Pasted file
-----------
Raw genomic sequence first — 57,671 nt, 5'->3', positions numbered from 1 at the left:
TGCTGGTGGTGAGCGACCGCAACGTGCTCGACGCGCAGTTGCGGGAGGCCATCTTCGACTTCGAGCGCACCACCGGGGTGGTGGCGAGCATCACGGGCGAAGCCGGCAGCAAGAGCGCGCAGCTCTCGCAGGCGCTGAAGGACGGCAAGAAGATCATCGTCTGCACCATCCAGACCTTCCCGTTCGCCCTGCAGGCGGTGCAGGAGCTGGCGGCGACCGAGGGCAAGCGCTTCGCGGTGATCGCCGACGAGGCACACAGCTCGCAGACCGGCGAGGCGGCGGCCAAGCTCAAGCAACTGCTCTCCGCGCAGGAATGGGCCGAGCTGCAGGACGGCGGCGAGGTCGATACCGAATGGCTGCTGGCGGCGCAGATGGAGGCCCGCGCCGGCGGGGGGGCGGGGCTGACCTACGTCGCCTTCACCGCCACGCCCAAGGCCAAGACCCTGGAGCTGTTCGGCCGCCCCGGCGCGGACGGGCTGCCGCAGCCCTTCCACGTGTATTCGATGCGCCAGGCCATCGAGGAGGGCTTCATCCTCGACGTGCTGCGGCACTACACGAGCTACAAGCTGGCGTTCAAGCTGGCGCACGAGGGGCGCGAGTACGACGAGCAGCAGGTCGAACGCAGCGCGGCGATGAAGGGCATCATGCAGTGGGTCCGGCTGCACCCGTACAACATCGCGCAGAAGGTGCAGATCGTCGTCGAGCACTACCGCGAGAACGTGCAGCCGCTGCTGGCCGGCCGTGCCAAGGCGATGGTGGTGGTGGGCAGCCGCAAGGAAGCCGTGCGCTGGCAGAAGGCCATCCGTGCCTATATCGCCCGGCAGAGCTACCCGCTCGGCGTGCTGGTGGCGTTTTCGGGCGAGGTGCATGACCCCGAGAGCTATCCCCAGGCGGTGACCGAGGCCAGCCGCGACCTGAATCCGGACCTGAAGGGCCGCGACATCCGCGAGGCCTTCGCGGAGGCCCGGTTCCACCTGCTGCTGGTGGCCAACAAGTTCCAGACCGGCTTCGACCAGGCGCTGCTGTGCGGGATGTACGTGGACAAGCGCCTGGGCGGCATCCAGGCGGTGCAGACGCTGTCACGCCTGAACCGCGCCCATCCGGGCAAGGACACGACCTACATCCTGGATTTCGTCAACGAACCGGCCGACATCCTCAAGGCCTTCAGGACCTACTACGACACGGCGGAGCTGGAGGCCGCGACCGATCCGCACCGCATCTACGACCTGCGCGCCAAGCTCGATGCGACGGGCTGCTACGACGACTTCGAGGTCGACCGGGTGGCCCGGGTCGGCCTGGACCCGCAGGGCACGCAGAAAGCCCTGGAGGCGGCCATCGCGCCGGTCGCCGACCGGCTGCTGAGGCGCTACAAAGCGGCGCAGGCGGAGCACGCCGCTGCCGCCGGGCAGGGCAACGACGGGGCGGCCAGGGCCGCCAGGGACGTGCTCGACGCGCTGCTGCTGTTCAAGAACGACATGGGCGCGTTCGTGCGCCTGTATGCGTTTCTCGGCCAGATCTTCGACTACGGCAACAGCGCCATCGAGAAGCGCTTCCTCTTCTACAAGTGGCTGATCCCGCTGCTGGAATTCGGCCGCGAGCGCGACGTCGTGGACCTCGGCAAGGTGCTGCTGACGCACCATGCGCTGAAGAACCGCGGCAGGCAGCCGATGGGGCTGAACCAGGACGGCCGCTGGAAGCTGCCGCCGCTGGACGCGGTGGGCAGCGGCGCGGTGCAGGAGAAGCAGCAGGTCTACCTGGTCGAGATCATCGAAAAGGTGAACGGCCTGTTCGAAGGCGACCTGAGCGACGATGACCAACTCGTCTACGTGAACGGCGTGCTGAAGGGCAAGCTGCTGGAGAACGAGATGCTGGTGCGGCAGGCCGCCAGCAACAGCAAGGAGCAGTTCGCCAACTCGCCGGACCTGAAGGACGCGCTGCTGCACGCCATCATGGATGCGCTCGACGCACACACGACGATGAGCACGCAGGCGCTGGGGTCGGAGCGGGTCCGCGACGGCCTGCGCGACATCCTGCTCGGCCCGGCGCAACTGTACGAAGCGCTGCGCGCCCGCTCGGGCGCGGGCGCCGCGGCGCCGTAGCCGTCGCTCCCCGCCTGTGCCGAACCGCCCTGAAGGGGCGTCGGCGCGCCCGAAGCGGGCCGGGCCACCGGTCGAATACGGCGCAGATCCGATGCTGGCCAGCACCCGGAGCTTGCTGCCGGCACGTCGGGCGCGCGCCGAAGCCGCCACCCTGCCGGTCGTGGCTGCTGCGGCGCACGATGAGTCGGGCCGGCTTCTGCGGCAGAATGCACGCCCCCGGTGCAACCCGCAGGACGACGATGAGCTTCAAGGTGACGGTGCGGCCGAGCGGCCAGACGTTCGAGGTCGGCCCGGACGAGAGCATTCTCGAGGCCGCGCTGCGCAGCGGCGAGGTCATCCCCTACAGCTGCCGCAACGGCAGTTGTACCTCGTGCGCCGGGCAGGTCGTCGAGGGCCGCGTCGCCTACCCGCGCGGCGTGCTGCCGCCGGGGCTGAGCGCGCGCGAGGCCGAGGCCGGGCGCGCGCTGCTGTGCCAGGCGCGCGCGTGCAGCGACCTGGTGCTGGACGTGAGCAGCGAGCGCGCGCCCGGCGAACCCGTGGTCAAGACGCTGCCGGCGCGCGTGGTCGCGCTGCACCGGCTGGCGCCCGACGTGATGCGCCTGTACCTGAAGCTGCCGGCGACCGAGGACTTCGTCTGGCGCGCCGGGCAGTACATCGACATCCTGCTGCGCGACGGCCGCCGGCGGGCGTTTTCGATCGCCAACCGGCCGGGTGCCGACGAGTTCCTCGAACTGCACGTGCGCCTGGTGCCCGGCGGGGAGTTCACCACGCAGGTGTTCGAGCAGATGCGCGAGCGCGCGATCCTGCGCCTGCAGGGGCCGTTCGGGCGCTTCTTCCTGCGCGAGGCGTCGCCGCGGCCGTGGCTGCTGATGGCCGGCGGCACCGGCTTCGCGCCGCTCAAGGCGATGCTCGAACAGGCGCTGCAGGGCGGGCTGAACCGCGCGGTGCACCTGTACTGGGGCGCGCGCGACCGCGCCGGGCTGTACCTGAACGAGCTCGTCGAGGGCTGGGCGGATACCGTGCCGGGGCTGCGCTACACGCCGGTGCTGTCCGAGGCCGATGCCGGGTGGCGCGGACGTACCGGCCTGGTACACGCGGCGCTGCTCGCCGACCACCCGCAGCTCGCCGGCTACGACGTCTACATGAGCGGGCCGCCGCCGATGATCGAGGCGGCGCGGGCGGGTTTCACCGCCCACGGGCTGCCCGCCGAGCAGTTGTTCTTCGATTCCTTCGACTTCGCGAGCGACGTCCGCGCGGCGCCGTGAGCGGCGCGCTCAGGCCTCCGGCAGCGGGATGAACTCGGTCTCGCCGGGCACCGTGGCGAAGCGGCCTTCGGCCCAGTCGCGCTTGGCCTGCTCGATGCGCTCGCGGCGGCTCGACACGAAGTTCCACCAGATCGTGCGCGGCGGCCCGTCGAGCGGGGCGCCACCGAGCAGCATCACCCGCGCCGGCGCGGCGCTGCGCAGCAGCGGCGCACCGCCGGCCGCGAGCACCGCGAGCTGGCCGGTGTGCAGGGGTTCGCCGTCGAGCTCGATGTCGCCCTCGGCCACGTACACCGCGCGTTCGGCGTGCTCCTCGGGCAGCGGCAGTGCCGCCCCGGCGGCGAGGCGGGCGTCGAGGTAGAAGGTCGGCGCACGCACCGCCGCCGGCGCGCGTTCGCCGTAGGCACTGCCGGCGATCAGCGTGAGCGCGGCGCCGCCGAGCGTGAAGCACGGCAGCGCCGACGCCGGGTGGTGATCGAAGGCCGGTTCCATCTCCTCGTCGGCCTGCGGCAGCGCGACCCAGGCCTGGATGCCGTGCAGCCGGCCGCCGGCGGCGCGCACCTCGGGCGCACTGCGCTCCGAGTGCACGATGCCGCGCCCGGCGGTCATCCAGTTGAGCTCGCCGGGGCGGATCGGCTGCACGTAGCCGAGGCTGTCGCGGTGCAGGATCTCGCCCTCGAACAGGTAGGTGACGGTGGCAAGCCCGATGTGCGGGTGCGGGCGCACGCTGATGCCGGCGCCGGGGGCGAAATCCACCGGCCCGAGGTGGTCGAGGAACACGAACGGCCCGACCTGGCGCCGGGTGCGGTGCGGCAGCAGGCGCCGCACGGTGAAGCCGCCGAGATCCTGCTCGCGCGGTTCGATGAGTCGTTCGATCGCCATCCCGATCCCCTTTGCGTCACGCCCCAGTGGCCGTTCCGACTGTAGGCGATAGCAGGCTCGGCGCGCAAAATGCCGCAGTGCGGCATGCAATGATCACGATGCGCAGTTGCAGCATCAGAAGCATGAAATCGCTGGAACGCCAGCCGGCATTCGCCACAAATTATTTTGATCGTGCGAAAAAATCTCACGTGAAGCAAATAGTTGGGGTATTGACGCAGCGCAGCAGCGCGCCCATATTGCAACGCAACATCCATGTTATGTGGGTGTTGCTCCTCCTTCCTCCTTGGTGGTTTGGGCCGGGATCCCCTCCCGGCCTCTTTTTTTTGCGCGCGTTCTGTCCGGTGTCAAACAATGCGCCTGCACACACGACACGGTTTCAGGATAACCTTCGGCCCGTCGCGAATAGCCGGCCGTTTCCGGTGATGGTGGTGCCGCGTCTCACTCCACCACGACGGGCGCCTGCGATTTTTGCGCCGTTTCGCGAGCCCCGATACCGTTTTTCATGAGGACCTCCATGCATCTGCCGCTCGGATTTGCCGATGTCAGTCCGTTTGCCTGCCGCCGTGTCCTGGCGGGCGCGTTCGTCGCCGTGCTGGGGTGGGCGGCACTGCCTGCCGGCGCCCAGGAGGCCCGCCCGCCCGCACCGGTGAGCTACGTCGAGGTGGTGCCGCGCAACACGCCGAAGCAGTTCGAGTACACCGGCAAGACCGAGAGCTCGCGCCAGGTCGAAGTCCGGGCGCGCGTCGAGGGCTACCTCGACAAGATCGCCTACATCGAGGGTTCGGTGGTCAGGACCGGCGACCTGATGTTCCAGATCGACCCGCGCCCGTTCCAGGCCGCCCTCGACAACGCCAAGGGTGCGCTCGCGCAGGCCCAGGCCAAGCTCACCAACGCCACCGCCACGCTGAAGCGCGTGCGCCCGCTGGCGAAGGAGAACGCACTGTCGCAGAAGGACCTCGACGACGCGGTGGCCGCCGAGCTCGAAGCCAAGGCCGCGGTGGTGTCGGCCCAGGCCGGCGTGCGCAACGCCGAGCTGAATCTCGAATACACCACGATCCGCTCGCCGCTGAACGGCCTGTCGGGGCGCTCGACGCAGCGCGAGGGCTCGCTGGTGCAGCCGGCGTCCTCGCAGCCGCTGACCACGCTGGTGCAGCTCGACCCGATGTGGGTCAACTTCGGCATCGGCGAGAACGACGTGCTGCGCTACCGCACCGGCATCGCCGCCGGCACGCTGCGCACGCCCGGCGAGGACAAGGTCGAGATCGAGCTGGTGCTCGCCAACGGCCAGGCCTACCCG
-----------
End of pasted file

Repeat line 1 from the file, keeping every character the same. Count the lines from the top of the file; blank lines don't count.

Raw genomic sequence first — 57,671 nt, 5'->3', positions numbered from 1 at the left: